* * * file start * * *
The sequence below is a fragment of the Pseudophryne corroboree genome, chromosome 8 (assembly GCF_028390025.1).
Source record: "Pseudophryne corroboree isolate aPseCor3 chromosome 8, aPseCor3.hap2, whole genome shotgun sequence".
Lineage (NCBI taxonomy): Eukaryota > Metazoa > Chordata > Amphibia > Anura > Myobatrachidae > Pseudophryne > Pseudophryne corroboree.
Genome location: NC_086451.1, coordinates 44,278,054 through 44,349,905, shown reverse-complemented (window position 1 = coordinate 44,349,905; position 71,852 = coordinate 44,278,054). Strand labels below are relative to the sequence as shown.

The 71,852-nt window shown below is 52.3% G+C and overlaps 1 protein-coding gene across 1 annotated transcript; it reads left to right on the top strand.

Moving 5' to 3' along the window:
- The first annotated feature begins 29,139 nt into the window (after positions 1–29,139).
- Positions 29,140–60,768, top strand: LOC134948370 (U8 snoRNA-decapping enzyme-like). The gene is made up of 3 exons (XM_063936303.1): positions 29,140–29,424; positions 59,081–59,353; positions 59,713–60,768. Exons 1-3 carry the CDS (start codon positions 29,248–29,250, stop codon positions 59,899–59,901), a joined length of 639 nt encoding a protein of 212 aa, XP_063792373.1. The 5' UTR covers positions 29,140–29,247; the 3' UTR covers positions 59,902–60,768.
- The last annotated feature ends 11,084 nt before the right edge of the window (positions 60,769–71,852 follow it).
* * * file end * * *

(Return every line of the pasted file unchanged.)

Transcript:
The sequence below is a fragment of the Pseudophryne corroboree genome, chromosome 8 (assembly GCF_028390025.1).
Source record: "Pseudophryne corroboree isolate aPseCor3 chromosome 8, aPseCor3.hap2, whole genome shotgun sequence".
Lineage (NCBI taxonomy): Eukaryota > Metazoa > Chordata > Amphibia > Anura > Myobatrachidae > Pseudophryne > Pseudophryne corroboree.
Genome location: NC_086451.1, coordinates 44,278,054 through 44,349,905, shown reverse-complemented (window position 1 = coordinate 44,349,905; position 71,852 = coordinate 44,278,054). Strand labels below are relative to the sequence as shown.

The 71,852-nt window shown below is 52.3% G+C and overlaps 1 protein-coding gene across 1 annotated transcript; it reads left to right on the top strand.

Moving 5' to 3' along the window:
- The first annotated feature begins 29,139 nt into the window (after positions 1–29,139).
- Positions 29,140–60,768, top strand: LOC134948370 (U8 snoRNA-decapping enzyme-like). The gene is made up of 3 exons (XM_063936303.1): positions 29,140–29,424; positions 59,081–59,353; positions 59,713–60,768. Exons 1-3 carry the CDS (start codon positions 29,248–29,250, stop codon positions 59,899–59,901), a joined length of 639 nt encoding a protein of 212 aa, XP_063792373.1. The 5' UTR covers positions 29,140–29,247; the 3' UTR covers positions 59,902–60,768.
- The last annotated feature ends 11,084 nt before the right edge of the window (positions 60,769–71,852 follow it).